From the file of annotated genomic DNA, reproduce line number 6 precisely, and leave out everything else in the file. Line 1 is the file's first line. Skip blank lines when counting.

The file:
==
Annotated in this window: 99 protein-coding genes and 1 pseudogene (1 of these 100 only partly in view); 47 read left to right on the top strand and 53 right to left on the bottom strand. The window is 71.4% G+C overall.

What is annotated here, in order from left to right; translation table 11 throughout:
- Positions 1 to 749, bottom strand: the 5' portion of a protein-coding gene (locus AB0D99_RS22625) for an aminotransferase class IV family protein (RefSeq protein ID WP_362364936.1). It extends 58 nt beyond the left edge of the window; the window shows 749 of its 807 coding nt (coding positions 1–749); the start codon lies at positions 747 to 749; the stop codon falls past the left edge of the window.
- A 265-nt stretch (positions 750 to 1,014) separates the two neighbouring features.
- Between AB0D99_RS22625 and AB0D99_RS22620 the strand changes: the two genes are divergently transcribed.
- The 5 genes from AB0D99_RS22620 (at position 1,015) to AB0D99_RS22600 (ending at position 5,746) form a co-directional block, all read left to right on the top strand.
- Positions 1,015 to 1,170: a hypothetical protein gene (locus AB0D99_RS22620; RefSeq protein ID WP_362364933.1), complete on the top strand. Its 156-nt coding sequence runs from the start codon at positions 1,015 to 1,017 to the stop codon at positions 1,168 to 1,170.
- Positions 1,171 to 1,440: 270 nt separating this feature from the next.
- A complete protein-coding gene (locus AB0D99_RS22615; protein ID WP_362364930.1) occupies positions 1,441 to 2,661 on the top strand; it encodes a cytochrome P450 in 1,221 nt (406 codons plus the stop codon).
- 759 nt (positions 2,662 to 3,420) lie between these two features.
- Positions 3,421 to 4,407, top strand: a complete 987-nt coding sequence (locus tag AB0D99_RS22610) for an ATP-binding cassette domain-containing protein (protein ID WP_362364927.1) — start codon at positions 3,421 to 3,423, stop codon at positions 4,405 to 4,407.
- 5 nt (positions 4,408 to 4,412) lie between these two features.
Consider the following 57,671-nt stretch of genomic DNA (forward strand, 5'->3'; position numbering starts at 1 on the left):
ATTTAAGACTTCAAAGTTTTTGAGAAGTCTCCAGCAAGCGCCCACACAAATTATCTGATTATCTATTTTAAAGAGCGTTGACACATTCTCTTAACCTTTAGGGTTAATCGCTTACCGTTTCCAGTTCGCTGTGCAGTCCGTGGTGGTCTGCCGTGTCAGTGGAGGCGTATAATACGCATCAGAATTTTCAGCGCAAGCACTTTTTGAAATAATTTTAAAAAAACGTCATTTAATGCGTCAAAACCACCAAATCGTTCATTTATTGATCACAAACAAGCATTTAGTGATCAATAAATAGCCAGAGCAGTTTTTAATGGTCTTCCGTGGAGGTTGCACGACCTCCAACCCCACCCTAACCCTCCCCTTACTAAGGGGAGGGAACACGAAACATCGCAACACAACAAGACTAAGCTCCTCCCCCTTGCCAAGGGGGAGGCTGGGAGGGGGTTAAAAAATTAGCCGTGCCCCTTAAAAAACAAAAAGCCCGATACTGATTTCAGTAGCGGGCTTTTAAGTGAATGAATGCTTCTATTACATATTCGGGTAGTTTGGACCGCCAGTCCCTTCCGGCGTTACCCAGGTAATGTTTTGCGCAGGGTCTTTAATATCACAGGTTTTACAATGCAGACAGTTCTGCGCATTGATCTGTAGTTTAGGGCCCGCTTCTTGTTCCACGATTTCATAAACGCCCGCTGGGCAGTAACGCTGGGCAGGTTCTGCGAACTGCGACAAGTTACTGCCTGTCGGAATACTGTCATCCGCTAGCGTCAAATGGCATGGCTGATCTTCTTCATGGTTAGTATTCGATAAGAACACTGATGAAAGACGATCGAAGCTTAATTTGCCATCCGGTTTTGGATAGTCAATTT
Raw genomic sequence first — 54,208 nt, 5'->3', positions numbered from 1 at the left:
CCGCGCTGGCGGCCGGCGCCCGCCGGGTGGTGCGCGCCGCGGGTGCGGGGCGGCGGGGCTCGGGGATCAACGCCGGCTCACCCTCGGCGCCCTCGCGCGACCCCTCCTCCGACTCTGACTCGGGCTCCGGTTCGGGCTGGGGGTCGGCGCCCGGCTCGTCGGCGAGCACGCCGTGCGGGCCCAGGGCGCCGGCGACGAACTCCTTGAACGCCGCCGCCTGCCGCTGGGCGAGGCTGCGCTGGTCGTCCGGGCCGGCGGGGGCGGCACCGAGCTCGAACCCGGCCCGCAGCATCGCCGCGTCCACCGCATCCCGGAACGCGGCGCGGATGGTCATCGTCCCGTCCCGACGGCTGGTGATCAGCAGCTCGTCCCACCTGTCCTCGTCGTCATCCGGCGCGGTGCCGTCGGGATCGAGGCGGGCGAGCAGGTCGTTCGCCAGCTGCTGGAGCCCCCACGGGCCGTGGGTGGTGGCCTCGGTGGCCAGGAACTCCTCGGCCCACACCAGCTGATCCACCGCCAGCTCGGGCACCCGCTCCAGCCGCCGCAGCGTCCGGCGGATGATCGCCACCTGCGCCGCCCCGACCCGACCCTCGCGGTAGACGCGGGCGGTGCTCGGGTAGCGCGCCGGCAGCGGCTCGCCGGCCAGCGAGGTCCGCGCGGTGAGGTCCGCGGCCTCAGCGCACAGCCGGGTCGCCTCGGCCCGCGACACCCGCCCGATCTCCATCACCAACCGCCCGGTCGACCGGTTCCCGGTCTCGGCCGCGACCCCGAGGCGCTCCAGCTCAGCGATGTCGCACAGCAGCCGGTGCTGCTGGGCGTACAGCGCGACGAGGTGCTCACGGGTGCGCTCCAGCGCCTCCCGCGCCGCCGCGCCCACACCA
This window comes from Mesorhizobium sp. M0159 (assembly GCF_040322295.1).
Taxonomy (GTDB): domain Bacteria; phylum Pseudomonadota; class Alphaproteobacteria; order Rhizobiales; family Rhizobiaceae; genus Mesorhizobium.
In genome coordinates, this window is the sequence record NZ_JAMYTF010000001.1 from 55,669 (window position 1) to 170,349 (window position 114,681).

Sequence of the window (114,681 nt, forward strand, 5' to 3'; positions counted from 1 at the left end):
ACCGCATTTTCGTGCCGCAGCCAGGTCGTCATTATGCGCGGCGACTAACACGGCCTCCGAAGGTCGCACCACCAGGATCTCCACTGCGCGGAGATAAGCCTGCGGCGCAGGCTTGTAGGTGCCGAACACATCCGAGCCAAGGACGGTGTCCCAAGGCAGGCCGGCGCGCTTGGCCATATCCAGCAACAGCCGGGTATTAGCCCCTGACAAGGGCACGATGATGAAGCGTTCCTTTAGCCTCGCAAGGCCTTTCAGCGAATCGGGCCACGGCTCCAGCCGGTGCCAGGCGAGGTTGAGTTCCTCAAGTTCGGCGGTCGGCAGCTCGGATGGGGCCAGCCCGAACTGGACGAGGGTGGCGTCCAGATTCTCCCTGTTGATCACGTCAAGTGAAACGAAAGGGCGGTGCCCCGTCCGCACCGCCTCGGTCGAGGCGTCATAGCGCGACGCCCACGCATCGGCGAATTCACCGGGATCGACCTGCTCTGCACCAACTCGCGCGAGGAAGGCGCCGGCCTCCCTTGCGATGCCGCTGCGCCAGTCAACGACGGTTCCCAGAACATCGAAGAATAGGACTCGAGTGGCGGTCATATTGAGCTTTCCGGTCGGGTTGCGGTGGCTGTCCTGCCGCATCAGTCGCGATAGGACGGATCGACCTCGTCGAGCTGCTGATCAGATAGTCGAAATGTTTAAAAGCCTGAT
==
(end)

- The 5 genes from AB0D99_RS22620 (at position 1,015) to AB0D99_RS22600 (ending at position 5,746) form a co-directional block, all read left to right on the top strand.